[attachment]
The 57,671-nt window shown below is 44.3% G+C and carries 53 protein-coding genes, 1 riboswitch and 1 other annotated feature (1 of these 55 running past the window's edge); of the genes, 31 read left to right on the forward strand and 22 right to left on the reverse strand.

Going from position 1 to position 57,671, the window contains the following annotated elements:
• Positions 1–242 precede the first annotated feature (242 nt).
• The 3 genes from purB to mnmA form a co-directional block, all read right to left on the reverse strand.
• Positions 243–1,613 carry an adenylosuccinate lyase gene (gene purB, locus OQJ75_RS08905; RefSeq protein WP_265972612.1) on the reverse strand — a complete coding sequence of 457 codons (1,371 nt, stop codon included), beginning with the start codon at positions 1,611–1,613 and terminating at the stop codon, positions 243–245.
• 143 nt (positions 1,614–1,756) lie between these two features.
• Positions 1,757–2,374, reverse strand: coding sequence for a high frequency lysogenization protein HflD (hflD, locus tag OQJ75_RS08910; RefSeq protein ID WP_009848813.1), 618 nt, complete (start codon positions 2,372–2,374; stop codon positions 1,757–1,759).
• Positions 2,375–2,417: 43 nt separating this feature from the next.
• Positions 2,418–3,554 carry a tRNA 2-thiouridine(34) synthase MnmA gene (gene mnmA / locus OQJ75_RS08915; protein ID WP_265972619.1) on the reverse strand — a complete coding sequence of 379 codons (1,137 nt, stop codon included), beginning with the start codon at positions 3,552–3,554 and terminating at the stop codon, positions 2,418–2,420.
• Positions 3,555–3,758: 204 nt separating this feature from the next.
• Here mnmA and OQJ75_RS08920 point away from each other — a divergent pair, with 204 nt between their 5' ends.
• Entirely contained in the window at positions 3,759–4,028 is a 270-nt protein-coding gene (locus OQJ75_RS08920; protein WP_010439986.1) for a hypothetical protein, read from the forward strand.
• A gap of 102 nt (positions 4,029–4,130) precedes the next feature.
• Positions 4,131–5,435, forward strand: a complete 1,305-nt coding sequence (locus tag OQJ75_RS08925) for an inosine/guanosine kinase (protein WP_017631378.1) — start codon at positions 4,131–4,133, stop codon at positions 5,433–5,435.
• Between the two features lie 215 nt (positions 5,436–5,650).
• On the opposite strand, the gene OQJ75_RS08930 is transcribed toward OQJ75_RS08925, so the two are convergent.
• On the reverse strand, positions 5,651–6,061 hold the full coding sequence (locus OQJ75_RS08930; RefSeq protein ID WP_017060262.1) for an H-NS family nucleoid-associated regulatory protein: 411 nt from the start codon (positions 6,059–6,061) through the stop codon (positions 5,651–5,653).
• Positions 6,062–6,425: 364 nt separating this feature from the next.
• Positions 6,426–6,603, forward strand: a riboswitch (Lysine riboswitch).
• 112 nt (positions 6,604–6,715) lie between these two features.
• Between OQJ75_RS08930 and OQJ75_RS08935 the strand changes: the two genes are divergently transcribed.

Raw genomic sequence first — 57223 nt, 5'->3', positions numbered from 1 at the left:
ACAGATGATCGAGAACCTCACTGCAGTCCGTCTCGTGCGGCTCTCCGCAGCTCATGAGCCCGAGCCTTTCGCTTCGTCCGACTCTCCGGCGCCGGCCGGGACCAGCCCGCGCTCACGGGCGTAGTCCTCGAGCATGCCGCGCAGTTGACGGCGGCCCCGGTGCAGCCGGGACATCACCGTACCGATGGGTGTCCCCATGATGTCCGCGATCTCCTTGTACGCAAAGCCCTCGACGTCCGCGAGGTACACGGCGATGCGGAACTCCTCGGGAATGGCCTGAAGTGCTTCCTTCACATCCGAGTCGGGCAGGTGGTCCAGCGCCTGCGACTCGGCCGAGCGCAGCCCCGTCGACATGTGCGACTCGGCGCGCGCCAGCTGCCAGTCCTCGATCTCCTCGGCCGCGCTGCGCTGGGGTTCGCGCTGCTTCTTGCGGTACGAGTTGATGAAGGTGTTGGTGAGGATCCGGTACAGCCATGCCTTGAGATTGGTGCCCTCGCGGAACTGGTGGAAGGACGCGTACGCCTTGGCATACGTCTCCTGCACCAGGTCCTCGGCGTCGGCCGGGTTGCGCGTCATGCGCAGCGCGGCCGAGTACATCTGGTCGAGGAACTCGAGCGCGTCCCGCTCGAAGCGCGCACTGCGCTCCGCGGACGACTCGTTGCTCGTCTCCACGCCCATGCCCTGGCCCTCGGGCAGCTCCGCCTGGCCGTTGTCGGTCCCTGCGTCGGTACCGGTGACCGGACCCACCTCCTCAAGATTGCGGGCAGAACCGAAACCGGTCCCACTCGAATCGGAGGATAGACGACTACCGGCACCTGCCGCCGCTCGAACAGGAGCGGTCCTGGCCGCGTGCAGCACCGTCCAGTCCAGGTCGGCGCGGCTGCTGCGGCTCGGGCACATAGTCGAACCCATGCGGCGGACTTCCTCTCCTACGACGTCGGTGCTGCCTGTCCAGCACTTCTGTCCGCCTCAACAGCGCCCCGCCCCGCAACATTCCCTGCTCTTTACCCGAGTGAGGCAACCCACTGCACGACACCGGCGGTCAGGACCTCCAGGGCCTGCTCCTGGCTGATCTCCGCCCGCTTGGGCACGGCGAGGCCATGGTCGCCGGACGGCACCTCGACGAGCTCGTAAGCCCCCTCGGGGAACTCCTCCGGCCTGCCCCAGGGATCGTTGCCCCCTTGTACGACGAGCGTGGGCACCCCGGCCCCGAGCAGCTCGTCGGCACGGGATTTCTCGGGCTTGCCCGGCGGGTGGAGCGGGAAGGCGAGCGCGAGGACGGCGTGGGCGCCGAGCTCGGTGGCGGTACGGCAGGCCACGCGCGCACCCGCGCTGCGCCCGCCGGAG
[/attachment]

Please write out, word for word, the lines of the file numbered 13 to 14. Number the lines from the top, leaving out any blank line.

• A gap of 102 nt (positions 4,029–4,130) precedes the next feature.
• Positions 4,131–5,435, forward strand: a complete 1,305-nt coding sequence (locus tag OQJ75_RS08925) for an inosine/guanosine kinase (protein WP_017631378.1) — start codon at positions 4,131–4,133, stop codon at positions 5,433–5,435.